While not done by nudibranchs, the breeding method used by flatworms is too interesting to pass up! The animals meet up and use their two-headed stylets, the sperm transfer structure, to try and pierce the body cavity of the other to transfer sperm. The name for this behaviour? Penis fencing. Fantastic!
Life on the reef.
As we mentioned earlier, the Pyjama Slug is found amongst the sponges on coral reefs. It can often be seen eating sponges from the Negombata genus, a sponge that most other creatures find to be highly toxic. The nudibranch is able to store these toxins in their flesh, making them highly toxic themselves. This is one of the theories as to why they are so brightly coloured, similar to land animals being bright to warn of a bad taste or poisonous flesh. Most species of nudibranch can actually change their toxin levels or makeup by eating different sponges, making sure that they are always safe from predators. Some can even absorb nematocysts, the stinging cells used by hydroids and anemones to catch food, as their own defence systems.
To eat, the nudibranch uses a structure called a radula, similar to other mollusc species. A radula is a long, thin structure inside the mouth like a tongue which is lined with sharp teeth or hooks. The radula can then be used to scrape or carve pieces of food into the mouth. Each nudibranch has a slightly different radula and while they can only be seen under a microscope, they are beautiful and look like the heads of weird aliens! Although if any of our buddy biologists out the have any super macro lenses, see if you can get a shot of one feeding!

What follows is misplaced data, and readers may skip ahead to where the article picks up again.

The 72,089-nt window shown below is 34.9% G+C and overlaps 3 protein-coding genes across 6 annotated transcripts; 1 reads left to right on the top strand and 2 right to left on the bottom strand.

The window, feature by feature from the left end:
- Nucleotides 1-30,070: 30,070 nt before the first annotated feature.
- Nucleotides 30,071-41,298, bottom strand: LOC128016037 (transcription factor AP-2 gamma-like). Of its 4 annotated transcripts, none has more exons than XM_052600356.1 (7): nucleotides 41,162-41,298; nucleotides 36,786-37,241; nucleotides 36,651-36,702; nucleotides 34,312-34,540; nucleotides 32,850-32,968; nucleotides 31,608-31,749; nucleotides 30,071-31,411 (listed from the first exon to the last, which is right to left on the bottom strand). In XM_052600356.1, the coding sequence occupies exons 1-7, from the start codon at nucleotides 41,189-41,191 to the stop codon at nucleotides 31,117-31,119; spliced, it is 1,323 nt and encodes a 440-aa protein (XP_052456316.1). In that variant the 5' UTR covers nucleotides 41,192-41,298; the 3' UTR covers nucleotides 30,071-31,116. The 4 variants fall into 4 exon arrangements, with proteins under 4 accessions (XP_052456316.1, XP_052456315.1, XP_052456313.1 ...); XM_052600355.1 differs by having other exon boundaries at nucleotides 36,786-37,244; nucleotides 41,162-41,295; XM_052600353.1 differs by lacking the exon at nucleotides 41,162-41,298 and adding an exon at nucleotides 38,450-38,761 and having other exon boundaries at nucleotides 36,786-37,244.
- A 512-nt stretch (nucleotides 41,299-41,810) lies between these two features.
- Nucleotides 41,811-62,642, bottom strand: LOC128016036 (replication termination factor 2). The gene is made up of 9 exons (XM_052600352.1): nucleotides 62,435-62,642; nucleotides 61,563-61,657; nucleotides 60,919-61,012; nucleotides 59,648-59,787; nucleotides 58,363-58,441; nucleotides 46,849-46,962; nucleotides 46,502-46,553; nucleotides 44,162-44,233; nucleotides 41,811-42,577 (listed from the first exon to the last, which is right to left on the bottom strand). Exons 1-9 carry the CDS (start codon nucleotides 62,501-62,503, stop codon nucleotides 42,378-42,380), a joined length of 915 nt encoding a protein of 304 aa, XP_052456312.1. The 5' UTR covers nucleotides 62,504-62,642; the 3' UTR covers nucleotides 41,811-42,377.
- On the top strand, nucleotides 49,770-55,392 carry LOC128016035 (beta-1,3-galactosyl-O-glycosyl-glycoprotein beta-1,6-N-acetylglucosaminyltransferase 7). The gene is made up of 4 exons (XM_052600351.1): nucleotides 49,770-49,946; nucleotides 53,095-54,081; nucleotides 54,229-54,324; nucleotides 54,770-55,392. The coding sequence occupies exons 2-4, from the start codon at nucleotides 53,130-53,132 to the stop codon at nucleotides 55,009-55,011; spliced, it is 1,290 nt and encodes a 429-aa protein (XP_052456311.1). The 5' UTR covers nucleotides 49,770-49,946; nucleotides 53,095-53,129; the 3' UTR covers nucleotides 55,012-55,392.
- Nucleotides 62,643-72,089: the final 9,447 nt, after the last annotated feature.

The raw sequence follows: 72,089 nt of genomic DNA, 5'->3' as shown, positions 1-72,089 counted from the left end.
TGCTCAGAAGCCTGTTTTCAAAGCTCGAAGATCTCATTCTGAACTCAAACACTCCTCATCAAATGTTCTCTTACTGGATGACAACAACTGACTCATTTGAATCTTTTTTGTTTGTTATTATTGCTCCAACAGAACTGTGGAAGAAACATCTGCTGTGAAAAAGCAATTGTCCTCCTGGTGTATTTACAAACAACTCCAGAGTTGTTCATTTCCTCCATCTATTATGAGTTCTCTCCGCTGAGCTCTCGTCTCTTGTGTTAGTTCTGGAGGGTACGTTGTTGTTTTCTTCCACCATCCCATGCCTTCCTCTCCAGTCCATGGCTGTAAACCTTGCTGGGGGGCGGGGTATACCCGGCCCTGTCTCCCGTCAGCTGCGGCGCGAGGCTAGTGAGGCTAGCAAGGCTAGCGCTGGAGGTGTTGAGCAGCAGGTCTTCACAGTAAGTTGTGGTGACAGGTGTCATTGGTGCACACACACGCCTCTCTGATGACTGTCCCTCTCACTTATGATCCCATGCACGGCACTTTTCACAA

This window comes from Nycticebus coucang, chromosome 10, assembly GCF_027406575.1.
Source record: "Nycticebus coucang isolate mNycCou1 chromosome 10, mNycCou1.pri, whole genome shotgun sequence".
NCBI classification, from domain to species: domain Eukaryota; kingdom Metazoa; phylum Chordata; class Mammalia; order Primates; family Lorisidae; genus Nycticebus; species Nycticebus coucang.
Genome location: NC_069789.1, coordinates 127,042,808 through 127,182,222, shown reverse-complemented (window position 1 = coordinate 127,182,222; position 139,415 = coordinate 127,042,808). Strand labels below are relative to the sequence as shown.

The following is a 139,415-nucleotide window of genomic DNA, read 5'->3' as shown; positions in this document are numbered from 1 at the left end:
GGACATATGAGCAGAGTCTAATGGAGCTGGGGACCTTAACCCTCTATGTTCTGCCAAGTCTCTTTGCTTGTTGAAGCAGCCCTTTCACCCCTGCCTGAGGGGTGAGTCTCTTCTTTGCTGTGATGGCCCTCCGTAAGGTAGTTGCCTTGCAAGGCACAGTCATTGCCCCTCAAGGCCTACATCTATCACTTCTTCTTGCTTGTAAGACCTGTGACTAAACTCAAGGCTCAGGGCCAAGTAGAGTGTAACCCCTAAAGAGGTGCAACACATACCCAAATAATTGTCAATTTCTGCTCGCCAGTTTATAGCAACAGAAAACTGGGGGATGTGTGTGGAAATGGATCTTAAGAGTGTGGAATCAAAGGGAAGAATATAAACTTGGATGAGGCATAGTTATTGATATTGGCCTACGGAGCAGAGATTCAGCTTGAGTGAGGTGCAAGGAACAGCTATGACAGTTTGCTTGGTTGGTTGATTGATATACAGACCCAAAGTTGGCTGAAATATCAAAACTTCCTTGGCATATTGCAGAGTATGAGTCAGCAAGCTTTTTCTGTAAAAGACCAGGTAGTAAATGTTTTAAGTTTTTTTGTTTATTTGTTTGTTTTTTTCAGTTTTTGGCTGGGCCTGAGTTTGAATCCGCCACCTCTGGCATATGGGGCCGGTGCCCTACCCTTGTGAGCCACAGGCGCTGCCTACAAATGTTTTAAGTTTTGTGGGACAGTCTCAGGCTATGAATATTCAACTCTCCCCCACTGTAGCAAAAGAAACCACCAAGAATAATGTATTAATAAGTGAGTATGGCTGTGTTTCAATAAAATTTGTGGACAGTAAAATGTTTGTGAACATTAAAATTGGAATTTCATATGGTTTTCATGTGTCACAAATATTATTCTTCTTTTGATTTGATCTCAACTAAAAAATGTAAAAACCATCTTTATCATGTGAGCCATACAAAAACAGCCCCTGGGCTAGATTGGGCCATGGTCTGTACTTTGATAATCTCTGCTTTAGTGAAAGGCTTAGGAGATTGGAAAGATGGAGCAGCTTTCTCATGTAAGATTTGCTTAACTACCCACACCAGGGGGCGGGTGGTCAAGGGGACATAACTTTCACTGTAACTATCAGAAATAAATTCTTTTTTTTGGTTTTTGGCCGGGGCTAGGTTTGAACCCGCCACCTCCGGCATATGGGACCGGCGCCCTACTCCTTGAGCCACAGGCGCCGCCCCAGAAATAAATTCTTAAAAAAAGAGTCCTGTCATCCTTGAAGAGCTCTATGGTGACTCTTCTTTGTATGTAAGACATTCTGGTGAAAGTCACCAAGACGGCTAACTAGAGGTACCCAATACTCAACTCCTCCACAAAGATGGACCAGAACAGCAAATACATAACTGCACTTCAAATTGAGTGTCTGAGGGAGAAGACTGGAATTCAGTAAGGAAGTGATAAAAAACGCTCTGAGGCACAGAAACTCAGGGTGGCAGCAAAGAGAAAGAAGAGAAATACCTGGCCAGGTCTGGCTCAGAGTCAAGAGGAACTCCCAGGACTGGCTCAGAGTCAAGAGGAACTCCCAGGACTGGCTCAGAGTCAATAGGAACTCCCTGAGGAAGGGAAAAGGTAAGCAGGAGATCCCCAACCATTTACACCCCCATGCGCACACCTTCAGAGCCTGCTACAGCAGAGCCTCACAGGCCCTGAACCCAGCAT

I love nudibranchs, opisthobranchs and all other sea slugs! Second, only to sharks, I love to find nudis of all shapes, sizes and colours while I am on a dive. I have missed passing whale sharks as I’ve been so focused on taking the best photo I can of a nudibranch!
I will admit that some of the super similar looking nudibranchs do confuse me underwater, I still always smile when I see one. They are hard to find but really rather obvious to spot at the same time and they make a good look in the nooks and crannies worthwhile.
The only thing to bear in mind when photographing a Pyjama Slug, or any for that matter, as they are small you will need to get close to the reef. Take a minute before you approach to ensure that you will not damage the reef around them as you get in for that shot. Be aware of where your dangling bits are and make sure you are not kicking bits of the coral or smothering other things with kicked up sand.
The bottom line.
A bright and colourful addition to any dive, make sure to bring a macro lens with you if you want to get the best shots of Chromodoris Africana. They can be seen year-round and the best place to see one is on the Whirlwind in the northern Red Sea. We have plenty of trips heading that way but a great one to jump on is the Winter Warmer. A photography-focused trip with our in-house photo pro Mario Vitalini, there will be plenty of opportunities to get snapping these reef butterflies! Running from the 21st of January to the 28th, it’s a great wash off those Christmas and New Year cobwebs. Keep an eye out for his blog, Photo FINish, where he gives loads of really cool tips about taking the best shots for beginners and pros alike. He might even have one for nudibranchs soon so check it out!
Keep a slower pace and an eye out, these little guys are all over the place. You won’t believe the rush of happy feelings you’ll get once you start to spot them. Go out and hunt for them, you won’t be disappointed.